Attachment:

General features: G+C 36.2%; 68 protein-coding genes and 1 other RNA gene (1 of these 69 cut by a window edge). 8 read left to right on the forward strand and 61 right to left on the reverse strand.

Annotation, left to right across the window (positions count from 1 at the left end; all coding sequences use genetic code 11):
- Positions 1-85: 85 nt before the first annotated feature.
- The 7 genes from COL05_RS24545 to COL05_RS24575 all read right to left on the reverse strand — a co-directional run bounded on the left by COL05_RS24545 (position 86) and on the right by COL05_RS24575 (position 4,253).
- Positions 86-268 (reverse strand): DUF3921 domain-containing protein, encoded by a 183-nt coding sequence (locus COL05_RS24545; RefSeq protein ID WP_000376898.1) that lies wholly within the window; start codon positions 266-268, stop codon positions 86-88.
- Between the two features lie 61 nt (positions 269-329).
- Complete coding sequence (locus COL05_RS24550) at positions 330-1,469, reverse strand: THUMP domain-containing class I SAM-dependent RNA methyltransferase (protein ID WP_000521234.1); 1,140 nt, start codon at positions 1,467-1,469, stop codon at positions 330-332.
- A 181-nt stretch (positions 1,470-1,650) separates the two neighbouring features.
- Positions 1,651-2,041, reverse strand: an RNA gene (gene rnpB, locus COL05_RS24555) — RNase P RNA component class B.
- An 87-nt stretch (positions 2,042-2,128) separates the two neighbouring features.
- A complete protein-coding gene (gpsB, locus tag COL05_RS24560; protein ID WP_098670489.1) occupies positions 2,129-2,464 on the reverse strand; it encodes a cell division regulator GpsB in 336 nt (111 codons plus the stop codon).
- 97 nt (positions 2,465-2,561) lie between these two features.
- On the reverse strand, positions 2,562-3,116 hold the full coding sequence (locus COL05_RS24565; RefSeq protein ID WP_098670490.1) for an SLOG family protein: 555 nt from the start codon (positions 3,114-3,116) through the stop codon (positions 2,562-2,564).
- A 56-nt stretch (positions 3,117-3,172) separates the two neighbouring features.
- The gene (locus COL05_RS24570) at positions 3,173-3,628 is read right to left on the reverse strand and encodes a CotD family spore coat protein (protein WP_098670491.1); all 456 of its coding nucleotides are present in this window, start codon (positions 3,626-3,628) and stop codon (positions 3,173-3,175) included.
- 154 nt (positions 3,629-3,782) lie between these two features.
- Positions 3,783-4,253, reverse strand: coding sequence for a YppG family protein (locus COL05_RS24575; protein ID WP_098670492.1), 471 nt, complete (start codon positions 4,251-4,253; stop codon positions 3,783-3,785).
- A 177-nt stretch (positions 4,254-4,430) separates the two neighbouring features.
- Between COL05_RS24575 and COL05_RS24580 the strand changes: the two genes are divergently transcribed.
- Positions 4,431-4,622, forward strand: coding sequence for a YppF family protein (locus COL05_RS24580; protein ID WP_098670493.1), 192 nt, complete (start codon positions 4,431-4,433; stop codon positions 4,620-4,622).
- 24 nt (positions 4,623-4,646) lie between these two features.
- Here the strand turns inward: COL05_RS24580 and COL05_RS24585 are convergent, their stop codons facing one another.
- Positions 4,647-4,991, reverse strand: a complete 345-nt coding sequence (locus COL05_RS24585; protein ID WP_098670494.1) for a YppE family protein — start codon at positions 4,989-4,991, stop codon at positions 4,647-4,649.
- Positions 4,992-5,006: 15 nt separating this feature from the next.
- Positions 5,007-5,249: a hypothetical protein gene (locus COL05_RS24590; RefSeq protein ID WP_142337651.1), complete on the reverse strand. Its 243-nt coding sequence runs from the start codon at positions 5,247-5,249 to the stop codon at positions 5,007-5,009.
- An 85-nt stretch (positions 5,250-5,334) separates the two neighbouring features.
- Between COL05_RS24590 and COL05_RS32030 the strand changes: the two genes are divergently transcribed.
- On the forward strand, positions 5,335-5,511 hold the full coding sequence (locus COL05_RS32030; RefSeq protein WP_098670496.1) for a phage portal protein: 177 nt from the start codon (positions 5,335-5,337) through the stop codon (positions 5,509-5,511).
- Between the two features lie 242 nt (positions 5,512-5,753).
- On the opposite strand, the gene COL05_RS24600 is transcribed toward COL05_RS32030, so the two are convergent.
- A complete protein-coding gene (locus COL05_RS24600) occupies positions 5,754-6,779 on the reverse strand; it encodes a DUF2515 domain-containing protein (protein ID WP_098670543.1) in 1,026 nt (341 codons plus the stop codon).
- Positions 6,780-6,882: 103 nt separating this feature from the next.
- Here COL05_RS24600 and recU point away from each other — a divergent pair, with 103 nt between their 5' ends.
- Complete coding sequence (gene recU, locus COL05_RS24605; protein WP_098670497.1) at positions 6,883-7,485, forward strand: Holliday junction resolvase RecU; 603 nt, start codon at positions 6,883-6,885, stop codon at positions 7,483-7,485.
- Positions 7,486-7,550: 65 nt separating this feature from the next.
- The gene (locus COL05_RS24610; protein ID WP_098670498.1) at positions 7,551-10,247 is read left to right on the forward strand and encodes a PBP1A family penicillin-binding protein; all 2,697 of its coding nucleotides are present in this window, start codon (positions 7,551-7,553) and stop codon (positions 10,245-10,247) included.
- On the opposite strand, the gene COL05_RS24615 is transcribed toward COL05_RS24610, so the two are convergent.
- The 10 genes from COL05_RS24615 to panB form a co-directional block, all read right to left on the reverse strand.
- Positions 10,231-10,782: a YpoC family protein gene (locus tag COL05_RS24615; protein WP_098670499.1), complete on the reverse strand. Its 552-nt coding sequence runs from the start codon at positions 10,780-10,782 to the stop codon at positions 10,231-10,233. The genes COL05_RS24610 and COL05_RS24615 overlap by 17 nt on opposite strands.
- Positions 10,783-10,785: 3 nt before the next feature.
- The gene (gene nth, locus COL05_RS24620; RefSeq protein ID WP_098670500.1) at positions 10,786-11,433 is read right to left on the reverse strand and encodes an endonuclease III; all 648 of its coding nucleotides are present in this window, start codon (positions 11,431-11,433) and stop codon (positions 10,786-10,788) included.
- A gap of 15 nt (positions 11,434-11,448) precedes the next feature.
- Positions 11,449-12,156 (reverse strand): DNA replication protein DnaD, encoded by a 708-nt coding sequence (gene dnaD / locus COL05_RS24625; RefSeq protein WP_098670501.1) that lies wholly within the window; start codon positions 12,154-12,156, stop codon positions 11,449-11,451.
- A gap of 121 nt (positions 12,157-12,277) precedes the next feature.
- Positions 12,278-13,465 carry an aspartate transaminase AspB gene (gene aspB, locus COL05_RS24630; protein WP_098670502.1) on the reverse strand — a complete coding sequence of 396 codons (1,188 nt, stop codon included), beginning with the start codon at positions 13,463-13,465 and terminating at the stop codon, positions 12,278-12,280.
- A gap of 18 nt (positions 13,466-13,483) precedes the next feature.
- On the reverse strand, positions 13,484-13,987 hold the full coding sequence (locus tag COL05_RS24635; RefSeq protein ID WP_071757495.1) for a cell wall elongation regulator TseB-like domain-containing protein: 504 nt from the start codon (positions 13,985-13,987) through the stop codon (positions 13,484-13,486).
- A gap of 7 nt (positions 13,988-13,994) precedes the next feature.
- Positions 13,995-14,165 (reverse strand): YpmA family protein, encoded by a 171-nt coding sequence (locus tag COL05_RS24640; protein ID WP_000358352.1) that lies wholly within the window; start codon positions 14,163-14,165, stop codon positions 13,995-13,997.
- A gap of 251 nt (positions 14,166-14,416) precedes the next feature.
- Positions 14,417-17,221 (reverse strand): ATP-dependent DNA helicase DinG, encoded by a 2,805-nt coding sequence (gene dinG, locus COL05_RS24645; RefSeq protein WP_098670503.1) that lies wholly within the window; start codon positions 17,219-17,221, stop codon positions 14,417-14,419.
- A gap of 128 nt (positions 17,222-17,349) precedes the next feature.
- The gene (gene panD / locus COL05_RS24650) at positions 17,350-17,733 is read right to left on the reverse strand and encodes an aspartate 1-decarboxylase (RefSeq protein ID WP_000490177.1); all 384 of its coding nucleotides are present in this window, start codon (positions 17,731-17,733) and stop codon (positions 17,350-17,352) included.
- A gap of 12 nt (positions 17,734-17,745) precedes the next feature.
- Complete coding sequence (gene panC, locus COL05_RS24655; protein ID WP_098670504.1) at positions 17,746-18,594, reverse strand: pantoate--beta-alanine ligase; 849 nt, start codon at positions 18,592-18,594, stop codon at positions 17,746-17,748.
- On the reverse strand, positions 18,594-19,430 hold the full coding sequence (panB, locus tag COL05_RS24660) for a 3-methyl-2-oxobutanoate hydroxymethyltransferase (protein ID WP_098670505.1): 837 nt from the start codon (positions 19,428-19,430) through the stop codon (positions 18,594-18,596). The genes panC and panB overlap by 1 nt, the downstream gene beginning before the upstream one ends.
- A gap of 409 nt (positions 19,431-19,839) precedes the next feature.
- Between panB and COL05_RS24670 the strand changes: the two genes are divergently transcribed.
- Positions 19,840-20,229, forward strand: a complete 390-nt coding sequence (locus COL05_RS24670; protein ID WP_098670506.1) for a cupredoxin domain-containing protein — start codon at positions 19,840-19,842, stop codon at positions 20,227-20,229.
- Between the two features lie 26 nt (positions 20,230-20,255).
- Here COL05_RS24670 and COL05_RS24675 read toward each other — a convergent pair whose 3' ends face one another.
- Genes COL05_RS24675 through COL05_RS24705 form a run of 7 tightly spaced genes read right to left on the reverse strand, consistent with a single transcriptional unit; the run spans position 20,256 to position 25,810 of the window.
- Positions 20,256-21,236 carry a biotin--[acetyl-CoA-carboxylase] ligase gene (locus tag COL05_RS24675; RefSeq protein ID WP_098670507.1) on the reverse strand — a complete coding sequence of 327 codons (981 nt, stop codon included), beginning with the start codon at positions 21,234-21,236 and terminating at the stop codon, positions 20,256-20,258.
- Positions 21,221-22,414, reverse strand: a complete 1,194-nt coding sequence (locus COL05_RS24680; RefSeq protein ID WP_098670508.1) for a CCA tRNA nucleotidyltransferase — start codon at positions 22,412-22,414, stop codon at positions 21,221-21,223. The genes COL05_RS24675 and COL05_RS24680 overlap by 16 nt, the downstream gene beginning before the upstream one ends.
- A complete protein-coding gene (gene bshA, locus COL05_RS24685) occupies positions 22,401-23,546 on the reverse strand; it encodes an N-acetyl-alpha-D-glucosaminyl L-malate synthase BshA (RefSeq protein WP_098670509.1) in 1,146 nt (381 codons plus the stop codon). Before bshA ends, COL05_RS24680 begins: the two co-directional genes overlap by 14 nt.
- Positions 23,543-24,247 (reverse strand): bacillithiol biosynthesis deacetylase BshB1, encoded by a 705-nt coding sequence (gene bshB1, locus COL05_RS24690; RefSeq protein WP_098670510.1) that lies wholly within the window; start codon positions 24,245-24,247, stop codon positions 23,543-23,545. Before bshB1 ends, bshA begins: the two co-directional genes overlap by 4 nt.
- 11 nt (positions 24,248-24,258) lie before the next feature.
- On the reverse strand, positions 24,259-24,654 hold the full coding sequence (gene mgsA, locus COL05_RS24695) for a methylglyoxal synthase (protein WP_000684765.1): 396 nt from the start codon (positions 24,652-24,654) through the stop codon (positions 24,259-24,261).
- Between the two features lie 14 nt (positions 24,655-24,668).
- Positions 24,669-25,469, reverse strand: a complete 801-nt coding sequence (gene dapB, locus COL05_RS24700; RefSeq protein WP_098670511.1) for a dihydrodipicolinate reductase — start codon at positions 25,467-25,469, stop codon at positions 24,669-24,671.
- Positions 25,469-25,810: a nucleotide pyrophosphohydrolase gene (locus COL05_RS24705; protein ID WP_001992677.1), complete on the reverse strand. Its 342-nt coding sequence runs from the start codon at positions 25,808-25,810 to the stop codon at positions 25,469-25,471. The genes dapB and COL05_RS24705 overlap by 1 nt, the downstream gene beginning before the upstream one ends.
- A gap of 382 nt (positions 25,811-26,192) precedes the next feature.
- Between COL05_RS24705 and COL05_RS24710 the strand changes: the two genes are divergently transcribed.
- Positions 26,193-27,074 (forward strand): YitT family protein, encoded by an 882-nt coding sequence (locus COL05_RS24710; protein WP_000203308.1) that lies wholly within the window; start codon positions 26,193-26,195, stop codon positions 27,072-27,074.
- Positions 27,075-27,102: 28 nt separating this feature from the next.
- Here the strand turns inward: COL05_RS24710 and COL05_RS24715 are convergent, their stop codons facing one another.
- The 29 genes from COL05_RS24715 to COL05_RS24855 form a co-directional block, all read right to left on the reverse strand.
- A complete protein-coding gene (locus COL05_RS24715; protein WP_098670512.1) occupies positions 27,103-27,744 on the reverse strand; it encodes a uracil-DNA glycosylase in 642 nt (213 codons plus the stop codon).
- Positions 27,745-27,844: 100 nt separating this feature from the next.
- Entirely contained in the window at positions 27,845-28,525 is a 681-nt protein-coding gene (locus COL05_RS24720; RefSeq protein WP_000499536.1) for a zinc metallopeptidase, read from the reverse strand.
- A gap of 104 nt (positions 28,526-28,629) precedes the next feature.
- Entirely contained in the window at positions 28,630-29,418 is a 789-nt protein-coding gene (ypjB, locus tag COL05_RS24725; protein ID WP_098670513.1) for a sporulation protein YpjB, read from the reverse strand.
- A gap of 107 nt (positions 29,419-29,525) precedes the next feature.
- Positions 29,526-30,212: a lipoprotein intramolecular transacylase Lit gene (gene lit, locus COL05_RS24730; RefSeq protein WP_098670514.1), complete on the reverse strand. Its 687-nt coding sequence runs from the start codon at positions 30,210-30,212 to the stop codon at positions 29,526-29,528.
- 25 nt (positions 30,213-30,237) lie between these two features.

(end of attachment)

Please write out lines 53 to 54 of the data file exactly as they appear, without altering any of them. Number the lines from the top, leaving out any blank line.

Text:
- The gene (gene panD / locus COL05_RS24650) at positions 17,350-17,733 is read right to left on the reverse strand and encodes an aspartate 1-decarboxylase (RefSeq protein ID WP_000490177.1); all 384 of its coding nucleotides are present in this window, start codon (positions 17,731-17,733) and stop codon (positions 17,350-17,352) included.
- A gap of 12 nt (positions 17,734-17,745) precedes the next feature.